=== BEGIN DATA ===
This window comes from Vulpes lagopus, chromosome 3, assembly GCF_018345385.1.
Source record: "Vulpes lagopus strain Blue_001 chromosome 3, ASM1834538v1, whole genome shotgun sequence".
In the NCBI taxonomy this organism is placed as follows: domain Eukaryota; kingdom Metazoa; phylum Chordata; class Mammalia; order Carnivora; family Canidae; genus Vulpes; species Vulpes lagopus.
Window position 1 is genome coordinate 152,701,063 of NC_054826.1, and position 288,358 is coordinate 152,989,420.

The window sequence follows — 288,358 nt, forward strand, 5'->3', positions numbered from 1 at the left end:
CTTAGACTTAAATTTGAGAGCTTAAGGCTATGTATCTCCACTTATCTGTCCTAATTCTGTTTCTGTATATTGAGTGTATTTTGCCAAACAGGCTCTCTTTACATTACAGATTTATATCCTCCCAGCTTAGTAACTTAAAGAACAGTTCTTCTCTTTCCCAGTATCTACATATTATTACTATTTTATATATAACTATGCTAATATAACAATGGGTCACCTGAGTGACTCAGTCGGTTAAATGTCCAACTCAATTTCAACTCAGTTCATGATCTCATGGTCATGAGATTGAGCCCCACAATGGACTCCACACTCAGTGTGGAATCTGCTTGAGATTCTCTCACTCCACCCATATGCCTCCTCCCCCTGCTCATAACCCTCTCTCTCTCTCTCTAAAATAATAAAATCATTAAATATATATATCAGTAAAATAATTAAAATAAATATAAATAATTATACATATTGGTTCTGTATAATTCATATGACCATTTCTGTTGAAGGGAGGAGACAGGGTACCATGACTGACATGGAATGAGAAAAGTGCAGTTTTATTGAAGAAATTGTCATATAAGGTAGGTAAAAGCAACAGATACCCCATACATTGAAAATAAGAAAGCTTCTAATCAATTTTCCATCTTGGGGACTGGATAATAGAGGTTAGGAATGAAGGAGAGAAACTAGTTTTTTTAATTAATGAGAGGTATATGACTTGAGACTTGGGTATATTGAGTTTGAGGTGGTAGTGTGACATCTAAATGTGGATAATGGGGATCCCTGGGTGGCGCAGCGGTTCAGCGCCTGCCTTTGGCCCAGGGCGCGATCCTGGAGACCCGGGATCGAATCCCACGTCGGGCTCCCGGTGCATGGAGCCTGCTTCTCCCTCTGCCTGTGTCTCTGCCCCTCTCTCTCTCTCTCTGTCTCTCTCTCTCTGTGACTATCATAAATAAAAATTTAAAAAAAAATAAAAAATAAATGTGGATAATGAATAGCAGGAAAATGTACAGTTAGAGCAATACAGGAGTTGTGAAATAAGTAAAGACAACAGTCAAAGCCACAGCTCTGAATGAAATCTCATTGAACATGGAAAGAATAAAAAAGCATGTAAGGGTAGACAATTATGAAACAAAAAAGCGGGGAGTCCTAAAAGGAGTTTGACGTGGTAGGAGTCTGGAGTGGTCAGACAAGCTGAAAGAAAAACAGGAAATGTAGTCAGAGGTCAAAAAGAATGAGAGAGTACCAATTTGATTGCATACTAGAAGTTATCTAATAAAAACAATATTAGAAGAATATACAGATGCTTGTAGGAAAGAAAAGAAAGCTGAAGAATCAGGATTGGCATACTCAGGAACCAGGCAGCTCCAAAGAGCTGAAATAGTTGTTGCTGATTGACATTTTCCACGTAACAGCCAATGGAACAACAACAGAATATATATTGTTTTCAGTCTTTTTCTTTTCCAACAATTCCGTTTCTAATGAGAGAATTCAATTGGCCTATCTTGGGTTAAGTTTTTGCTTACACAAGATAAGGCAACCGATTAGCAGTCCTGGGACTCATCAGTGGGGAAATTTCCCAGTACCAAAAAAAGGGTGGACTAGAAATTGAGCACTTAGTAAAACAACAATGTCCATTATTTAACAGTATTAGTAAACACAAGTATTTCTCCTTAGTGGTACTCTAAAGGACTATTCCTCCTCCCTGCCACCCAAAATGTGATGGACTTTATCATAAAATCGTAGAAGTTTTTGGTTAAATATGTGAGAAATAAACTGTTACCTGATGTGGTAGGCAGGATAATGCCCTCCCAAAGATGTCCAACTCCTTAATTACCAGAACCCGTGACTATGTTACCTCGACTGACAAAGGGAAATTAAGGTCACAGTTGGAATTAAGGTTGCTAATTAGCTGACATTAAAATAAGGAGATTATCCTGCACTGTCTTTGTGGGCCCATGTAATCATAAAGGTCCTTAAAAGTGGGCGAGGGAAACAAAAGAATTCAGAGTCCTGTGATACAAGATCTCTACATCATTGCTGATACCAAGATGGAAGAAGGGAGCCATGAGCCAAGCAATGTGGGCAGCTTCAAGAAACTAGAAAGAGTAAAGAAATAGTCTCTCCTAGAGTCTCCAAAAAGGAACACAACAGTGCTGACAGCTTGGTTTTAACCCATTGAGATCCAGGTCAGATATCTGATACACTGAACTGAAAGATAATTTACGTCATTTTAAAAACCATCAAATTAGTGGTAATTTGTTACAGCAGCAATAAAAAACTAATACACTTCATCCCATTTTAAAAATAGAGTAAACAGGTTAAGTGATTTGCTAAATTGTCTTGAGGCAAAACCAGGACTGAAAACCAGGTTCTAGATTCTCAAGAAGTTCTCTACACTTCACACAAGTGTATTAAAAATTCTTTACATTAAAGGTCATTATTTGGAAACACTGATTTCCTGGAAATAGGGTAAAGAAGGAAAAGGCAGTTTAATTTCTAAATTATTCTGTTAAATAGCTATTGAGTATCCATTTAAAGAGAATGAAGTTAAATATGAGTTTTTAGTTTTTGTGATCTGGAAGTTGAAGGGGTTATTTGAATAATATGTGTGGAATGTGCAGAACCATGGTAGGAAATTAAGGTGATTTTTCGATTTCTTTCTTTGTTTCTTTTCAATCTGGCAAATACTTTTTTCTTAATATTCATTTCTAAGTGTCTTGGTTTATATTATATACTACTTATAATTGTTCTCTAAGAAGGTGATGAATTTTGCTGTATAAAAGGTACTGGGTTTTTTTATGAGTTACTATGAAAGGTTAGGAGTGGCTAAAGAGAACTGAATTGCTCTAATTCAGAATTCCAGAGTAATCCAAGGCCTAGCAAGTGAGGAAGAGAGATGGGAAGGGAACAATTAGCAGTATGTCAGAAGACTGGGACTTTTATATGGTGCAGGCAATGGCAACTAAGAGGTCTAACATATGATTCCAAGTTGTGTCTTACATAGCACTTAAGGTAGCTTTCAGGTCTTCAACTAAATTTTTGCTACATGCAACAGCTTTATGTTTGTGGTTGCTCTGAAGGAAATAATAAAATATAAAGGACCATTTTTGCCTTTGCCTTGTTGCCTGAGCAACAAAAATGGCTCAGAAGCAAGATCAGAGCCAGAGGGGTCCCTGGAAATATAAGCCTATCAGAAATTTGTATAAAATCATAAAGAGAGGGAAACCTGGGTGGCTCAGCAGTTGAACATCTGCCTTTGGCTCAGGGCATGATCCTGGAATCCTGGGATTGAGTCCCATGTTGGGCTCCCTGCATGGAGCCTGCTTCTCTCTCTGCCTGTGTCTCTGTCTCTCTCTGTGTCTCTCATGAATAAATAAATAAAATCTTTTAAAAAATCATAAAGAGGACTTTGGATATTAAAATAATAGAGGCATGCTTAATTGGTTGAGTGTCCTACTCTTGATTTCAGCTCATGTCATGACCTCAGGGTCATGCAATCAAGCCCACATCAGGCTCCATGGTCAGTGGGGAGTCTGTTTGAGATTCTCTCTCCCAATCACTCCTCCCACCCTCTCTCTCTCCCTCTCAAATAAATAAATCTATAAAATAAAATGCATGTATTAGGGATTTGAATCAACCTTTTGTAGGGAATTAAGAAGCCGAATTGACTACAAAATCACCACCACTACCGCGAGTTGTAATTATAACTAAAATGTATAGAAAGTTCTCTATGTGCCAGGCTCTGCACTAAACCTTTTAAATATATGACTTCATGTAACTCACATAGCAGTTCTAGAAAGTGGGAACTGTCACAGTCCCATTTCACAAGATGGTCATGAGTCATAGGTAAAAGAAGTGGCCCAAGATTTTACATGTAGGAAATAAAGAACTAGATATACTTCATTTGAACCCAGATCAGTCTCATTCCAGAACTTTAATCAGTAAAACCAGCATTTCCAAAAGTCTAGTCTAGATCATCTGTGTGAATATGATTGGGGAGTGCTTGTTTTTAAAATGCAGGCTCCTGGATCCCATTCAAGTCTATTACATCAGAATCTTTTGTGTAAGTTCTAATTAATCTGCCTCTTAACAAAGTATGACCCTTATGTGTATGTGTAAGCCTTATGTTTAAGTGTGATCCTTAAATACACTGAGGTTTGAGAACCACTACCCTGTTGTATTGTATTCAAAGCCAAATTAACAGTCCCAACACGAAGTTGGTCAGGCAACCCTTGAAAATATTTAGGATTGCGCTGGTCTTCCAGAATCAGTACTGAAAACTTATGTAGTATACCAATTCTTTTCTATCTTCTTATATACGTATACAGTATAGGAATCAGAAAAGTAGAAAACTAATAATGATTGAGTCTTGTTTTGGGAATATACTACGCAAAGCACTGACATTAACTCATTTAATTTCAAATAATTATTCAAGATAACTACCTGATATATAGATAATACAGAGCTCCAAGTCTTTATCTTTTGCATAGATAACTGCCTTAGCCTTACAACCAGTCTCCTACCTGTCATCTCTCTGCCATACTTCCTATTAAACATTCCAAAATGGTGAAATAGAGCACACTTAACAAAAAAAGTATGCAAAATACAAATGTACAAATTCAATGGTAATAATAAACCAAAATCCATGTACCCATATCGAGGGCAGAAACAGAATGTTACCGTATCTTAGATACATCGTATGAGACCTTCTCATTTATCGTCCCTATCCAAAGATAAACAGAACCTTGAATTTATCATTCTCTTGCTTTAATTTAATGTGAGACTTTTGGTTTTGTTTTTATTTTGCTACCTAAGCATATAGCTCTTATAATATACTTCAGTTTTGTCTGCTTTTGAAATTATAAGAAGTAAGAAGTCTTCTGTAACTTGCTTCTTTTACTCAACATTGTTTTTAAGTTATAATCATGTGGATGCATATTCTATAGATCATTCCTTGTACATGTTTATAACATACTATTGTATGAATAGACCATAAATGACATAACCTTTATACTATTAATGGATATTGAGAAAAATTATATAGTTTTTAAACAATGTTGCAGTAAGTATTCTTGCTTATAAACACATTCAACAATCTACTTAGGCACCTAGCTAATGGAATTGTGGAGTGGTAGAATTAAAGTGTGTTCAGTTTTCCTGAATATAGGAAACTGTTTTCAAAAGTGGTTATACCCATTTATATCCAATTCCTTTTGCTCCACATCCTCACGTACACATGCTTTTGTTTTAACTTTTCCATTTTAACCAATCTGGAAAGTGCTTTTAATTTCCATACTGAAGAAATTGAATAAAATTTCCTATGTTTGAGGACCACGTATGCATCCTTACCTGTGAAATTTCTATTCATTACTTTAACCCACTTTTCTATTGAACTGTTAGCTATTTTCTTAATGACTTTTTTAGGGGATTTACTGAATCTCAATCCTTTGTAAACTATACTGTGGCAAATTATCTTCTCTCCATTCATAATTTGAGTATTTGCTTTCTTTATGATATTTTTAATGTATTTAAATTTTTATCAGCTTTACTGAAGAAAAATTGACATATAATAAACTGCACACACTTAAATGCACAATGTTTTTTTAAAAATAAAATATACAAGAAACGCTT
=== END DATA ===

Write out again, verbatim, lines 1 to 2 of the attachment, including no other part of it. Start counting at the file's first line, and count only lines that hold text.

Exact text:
This window comes from Vulpes lagopus, chromosome 3, assembly GCF_018345385.1.
Source record: "Vulpes lagopus strain Blue_001 chromosome 3, ASM1834538v1, whole genome shotgun sequence".